April showers, combined with a detrimental calendar shift, will likely spell weak comparable-store sales results for retailers on Thursday, but the challenging month isn’t expected to damage the solid condition of retailing’s first quarter, according to analysts.
However, the just-concluded quarter may be a hard act to follow as the summer months approach.
April was the flip side of March, which benefited not only from warm weather but also an early Easter that pulled more high-traffic shopping days into the earlier month. The unseasonably chilly weather last month, the last of the first quarter, might have impacted sales more than originally expected
“Due to the shift in the Easter holiday, March stole a good chunk of April sales,” said Thomson Reuters analyst Jharonne Martis, who added that it’s “essential” to look at March and April together in order to get a “smoother representation” of the current state of retailing.
“Increasing personal income, improved unemployment and the release of pent-up consumer demand are creating a supportive backdrop,” said Martis, who estimated April comps should be up 1.6 percent.
On the other hand, the International Council of Shopping Centers, which reported March comps advanced 9 percent, expects last month’s to come in “flat to down slightly.” Although he detected a slowdown at the end of the month, Michael Niemira, ICSC director of research and chief economist, said customer traffic continues to build for discounters and department and apparel stores.
“Overall the pace of spending was somewhat more subdued this past week than in recent weeks,” he said.
Retailers experienced a slight sales decrease at month’s end after six consecutive weeks of gains, Niemira said, explaining that for the week ending May 1, weekly sales slipped 0.4 percent. Sales “retained a healthy pace of 4.4 percent” on a year-over-year basis, however.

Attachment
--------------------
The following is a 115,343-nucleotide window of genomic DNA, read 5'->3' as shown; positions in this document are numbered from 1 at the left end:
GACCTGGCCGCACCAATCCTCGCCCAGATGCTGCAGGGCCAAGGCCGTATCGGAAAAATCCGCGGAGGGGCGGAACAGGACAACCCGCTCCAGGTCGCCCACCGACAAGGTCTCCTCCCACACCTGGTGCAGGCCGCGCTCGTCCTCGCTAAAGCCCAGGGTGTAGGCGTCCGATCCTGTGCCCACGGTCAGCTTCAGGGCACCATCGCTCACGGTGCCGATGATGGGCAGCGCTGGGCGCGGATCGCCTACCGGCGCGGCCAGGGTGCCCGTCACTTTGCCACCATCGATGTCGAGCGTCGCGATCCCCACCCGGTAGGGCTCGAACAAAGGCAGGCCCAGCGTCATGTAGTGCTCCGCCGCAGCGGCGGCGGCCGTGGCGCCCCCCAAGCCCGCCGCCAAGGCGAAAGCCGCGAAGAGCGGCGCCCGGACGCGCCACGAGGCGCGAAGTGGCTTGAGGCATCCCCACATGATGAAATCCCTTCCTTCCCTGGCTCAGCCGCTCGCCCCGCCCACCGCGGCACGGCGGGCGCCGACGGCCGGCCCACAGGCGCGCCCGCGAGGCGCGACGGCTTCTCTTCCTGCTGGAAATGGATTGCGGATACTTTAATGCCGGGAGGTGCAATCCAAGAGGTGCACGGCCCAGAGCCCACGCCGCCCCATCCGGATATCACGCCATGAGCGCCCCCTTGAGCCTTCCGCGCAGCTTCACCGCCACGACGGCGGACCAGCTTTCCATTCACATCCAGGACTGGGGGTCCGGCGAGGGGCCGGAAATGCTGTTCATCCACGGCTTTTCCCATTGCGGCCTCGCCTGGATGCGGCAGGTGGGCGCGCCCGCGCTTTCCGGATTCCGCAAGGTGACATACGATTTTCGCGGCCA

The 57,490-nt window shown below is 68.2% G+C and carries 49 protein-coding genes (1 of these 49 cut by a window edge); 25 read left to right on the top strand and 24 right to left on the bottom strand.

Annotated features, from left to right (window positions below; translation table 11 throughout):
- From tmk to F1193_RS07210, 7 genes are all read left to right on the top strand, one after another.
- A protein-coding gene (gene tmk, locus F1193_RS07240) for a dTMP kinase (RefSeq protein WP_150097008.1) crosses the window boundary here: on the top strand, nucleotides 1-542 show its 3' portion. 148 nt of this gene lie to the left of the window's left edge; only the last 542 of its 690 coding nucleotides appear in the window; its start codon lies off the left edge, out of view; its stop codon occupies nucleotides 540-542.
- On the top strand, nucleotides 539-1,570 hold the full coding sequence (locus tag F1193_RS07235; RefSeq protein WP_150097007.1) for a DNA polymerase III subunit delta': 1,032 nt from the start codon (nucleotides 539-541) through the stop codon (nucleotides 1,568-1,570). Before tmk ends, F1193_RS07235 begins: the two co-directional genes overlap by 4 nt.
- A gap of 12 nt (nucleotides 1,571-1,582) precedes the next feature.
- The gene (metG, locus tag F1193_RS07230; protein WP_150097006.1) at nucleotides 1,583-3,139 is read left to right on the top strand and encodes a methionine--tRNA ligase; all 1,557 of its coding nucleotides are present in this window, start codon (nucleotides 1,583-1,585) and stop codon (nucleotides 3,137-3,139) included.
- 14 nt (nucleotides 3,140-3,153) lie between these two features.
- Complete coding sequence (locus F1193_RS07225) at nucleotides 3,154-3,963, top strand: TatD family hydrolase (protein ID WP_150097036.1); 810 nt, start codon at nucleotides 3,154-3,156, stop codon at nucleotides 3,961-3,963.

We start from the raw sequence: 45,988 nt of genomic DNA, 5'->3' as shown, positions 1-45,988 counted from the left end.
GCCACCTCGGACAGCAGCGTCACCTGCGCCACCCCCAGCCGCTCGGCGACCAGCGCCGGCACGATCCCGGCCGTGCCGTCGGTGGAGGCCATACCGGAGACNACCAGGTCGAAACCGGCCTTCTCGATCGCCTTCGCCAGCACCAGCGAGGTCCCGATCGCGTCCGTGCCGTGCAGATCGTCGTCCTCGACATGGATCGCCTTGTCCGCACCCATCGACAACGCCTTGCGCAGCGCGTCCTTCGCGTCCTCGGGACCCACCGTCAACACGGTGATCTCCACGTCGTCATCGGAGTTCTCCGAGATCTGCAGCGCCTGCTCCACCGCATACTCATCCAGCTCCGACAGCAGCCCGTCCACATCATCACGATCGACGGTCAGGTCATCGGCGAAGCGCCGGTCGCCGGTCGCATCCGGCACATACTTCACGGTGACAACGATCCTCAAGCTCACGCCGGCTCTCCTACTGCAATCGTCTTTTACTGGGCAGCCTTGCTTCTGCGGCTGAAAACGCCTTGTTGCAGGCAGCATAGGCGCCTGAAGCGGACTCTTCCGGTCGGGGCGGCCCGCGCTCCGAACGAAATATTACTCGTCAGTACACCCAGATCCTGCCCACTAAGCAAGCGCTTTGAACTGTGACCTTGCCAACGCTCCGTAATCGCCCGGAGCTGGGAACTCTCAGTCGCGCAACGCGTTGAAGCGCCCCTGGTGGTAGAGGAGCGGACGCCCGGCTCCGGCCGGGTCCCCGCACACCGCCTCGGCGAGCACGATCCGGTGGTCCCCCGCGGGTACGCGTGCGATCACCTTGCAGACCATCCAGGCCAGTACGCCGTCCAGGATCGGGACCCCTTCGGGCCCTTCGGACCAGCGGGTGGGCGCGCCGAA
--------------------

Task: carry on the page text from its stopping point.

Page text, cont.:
“April was a mixed bag. This was particularly true in apparel,” said Mike Berry, director of industry research for MasterCard Advisors SpendingPulse.
SpendingPulse, an information service provided by MasterCard Advisors that estimates total U.S. retail sales by cash, check or credit card, said apparel sales were down 3.9 percent in April, following a 5.2 percent increase in March.
Last month, men’s apparel sales slid 0.5 percent, somewhat offsetting a 4.1 percent decline in woman’s apparel. Luxury grew for the third consecutive month, soaring 15.5 percent after a 19 percent increase in March. Sales at department stores fell 9.1 percent in April, following a 3.2 percent decline in March. Berry, who called the results “rather disappointing,” said they were dragged down by low- to midtier stores.
“These are the first numbers we’ve seen in a while that haven’t built on the momentum from holiday sales,” Berry said, noting the “lumpiness” in spending may be linked to the recent increase in car sales, and the subsequent first payments which are due 30 to 45 days after purchase.
Howard Tubin, retail analyst at RBC Capital Markets said that overall, “April’s weakness is the result of cool and damp weather.”
“Once it warms up, business will likely pick up,” he said. “We believe the consumer’s renewed interest in fashion continues and there is ample new and updated product out there to drive traffic and inspire purchases.”
Aside from the weather, Lazard Capital Markets retail analyst Todd Slater pinpointed a possible consumer “hangover” from the “strong spending trends seen in February and March.” He expects the combination of March and April will yield an increase of 7.2 percent.
Slater acknowledged there are “no real catalysts until back-to-school” and that retail stocks “feel a bit toppy” based on increases this year, but he still sees room for upward earnings revisions.
“If the fashion trends remain equally compelling, comp-store sales appear sustainable above the 5 percent level, while low inventory should continue to bode well for margins, meaning that consensus earnings estimates still have room for upside revisions,” he said.
Susquehanna Financial Group analyst Thomas Filandro said that, with the “shopping impetus of Easter and school spring breaks behind the sector,” retail stocks “will run into near-term headwinds as we enter the commodity selling season.
“Although we do believe the consumer recovery is in full swing, we see the next two to three months as more difficult price appreciation potential periods for specialty retail apparel and accessories players, which suggests a higher volatility period as we approach the important back-to-school selling season in mid-July,” he said.
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